Dynamic Javascript

Mar 25, 2011 at 6:01 PM

Hello,
how well does the library handle dynamic javascript, as in this google analytics example: 

<script type="text/javascript">
        var gaJsHost = (("https:" == document.location.protocol) ? "https://ssl." : "http://www.");
        document.write(unescape("%3Cscript src='" + gaJsHost + "google-analytics.com/ga.js' type='text/javascript'%3E%3C/script%3E"));
    </script>

    <script type="text/javascript">
        try {
            var pageTracker = _gat._getTracker("UA-7276348-1");
            pageTracker._trackPageview();
        } catch (err) { }
    </script>
  
Would the library be able to compile the javascript in the document.write section?
Regards. 

 

 

 

 

Coordinator
Mar 25, 2011 at 10:00 PM

Jurassic is not a browser - it doesn't have any built-in concept of a document object (or script tags for that matter).  Jurassic is an implementation of ECMA-262 edition 5 <http://en.wikipedia.org/wiki/ECMAScript>.  Of course you could define a document object, but if you wanted to work in all cases you'd have to implement the entire DOM <http://en.wikipedia.org/wiki/Document_Object_Model> and that way lies madness :-)


Mar 25, 2011 at 10:09 PM

Hello Paul,

I've already implemented most of the DOM so that madness aside, with a little tweeking will it accept statements like document.write?

Regards

Coordinator
Mar 26, 2011 at 11:12 PM

I'm finding that statement a little difficult to believe; even DOM level 0 is pretty huge, and they get progressively bigger in DOM level 1, 2 and 3 :-) But yes, if you have implemented the DOM then wiring up document.write is easy-peesy. See http://jurassic.codeplex.com/wikipage?title=Exposing%20a%20.NET%20class%20to%20JavaScript&referringTitle=Documentation for info on how to do it if your DOM implementation is in .NET.  If it's in javascript then it's as easy as:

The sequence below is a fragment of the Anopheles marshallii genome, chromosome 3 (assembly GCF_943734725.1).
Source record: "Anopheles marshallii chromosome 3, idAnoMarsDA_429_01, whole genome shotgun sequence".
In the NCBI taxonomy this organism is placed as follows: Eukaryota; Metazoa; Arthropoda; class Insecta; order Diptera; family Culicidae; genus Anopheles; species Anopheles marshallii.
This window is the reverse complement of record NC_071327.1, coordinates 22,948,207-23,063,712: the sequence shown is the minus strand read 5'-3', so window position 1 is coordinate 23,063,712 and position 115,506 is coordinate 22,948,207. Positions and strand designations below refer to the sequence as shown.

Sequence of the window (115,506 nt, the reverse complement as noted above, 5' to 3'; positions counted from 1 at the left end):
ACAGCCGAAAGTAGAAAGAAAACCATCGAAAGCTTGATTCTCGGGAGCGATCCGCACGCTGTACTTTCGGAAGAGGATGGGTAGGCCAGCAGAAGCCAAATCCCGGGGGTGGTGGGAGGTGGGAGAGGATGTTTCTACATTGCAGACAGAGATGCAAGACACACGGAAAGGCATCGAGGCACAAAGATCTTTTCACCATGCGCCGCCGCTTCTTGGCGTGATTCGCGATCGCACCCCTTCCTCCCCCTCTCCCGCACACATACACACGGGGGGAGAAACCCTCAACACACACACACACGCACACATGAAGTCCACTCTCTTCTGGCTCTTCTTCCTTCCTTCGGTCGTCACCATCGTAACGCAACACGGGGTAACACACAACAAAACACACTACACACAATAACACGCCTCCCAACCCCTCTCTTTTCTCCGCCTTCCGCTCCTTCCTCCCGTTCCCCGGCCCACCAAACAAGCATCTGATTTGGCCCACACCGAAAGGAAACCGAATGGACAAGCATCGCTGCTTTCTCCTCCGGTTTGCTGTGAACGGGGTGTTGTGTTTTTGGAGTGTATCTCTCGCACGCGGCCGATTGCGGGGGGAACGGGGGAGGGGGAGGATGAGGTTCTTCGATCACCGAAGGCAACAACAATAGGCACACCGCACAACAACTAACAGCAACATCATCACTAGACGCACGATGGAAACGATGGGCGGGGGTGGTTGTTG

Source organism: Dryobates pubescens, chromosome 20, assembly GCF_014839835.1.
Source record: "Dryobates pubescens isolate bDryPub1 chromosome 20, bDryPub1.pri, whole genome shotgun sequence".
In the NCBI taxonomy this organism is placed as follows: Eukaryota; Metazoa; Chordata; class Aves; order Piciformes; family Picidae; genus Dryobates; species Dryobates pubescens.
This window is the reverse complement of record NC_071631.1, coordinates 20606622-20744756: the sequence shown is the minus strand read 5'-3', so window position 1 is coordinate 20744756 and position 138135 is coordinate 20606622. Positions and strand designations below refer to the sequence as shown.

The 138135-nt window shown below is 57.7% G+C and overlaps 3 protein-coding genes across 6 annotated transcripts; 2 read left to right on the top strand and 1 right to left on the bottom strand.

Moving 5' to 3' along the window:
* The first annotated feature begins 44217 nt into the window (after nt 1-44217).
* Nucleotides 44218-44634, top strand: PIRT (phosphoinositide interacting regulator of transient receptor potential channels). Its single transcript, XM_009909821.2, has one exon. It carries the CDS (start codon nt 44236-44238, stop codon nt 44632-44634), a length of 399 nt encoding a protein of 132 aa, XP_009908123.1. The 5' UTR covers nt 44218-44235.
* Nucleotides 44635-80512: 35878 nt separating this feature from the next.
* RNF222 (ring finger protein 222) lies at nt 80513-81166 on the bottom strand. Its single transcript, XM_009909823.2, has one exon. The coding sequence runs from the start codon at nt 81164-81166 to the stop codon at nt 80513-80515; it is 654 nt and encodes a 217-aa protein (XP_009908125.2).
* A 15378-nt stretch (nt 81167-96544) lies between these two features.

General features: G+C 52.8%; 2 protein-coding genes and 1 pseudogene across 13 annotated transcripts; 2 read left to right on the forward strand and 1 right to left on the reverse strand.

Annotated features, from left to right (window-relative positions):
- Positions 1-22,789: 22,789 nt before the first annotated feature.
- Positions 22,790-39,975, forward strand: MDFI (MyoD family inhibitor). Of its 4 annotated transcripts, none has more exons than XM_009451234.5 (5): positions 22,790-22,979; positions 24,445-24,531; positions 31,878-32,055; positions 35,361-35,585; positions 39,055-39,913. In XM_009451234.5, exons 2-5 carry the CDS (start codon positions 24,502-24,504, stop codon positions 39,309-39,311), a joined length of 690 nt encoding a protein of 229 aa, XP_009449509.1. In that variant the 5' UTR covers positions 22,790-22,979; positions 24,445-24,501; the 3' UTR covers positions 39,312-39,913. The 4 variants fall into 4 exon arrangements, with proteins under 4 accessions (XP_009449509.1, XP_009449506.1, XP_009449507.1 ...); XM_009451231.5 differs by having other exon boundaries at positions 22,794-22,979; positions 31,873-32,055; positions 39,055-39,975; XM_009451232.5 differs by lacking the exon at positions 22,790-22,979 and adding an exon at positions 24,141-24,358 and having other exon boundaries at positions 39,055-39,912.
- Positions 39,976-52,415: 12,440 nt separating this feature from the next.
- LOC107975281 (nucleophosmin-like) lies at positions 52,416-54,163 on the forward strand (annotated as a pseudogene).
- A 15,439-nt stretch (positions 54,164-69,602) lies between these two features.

document = { };
document.write = function(html) { /* your function goes here */ }

You can also check out how the built-in objects are implemented in the Jurassic source code e.g. the RegExp or JSON objects.

The real hard bit is actually implementing document.write.  Correct me if I'm wrong but I think you have to be able to handle invalid HTML that only becomes correct after multiple document.write calls - getting an HTML parser to accept that sounds tough.

Coordinator
Mar 26, 2011 at 11:36 PM

The basic flow should be something like the following:

  1. Create a Jurassic ScriptEngine object.
  2. Register the document and window objects on the ScriptEngine using SetGlobalValue.
  3. Read in the HTML, parsing as you go.
  4. If you encounter a <script> tag, stop parsing as HTML and just read text until you hit a </script>
  5. Execute the javascript using scriptEngine.Execute() - this may insert text into the HTML parser input stream (via document.write).
  6. Start parsing HTML again.

Note that there are probably a few deficiencies in Jurassic that will need correcting - one thing I can think of is the line numbers will be messed up when exceptions are thrown since I don't currently support setting a starting line number.  Another is that sometimes <script> tags have HTML comments in them (<script><!-- javascript --></script) - Jurassic doesn't have any way of stripping those.  Let me know if there are any more.

Jan 28, 2013 at 3:28 PM

Hi Paul,

First off, let me compliment you with the awesome work you did!